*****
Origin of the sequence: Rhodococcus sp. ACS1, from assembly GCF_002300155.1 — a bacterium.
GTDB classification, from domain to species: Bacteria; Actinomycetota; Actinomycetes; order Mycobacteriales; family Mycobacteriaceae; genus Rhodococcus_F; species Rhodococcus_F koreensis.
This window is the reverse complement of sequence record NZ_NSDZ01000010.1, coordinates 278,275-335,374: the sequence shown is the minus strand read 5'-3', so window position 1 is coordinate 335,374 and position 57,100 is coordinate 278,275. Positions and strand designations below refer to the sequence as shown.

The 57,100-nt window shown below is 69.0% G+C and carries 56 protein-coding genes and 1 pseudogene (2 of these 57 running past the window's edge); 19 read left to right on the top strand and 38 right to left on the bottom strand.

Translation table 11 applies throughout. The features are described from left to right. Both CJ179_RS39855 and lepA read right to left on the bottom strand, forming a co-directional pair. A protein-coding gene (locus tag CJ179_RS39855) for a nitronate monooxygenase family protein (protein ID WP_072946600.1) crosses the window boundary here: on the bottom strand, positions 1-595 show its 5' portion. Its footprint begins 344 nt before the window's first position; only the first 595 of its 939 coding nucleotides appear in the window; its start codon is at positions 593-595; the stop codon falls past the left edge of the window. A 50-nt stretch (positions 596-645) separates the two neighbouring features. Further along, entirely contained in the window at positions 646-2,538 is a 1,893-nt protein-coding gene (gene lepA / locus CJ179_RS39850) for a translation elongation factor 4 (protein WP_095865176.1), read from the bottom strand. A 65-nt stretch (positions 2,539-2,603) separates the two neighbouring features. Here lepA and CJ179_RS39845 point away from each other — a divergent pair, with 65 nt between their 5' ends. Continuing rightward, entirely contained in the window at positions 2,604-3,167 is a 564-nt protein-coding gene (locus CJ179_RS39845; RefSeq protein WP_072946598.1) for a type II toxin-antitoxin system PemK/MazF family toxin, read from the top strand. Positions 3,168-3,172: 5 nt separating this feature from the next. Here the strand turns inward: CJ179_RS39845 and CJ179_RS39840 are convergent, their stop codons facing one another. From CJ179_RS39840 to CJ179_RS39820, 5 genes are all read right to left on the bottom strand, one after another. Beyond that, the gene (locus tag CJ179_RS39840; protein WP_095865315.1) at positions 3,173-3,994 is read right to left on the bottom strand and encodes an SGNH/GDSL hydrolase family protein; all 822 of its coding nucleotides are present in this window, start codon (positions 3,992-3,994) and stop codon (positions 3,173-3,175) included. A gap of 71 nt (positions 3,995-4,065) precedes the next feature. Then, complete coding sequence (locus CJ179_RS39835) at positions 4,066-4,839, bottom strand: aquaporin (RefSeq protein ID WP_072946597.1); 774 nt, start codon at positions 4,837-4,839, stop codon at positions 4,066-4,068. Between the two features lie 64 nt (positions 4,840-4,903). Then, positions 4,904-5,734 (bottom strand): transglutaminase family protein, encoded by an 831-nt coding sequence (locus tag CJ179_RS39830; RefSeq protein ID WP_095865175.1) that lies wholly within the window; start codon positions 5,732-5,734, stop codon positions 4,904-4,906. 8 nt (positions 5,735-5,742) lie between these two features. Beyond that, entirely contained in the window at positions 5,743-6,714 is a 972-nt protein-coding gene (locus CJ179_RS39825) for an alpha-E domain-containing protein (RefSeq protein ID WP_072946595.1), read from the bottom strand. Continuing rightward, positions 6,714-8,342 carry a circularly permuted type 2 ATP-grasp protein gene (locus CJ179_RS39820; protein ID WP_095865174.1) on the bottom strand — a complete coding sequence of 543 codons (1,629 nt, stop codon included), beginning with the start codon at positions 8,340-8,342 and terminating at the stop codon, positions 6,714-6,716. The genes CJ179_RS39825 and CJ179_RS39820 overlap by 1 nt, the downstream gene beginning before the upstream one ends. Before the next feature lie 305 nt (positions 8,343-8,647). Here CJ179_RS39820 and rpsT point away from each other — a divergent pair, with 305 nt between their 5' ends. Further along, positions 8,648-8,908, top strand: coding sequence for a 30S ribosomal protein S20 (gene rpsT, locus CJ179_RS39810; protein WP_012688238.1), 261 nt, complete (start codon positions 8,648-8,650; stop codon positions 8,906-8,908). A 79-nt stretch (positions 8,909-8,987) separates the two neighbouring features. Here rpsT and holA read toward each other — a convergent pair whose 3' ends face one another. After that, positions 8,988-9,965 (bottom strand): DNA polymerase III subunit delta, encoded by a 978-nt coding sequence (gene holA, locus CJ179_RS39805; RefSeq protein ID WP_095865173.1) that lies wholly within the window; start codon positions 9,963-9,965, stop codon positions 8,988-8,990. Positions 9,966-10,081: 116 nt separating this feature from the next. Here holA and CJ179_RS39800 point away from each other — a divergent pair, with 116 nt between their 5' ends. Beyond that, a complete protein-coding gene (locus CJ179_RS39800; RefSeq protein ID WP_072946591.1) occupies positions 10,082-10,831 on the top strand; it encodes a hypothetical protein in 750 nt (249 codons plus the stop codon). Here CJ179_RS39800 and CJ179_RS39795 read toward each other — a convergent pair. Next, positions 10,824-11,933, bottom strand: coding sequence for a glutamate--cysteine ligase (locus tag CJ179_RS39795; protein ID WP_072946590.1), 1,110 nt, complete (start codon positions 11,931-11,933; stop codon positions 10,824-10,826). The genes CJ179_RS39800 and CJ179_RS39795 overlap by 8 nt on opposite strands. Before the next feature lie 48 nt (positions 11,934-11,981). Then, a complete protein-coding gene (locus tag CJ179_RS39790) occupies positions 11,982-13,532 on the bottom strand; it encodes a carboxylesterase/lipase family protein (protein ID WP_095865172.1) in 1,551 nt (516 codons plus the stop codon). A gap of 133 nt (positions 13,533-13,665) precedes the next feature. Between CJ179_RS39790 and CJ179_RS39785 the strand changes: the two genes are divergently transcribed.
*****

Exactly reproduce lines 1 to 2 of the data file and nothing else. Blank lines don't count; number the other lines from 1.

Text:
Origin of the sequence: Rhodococcus sp. ACS1, from assembly GCF_002300155.1 — a bacterium.
GTDB classification, from domain to species: Bacteria; Actinomycetota; Actinomycetes; order Mycobacteriales; family Mycobacteriaceae; genus Rhodococcus_F; species Rhodococcus_F koreensis.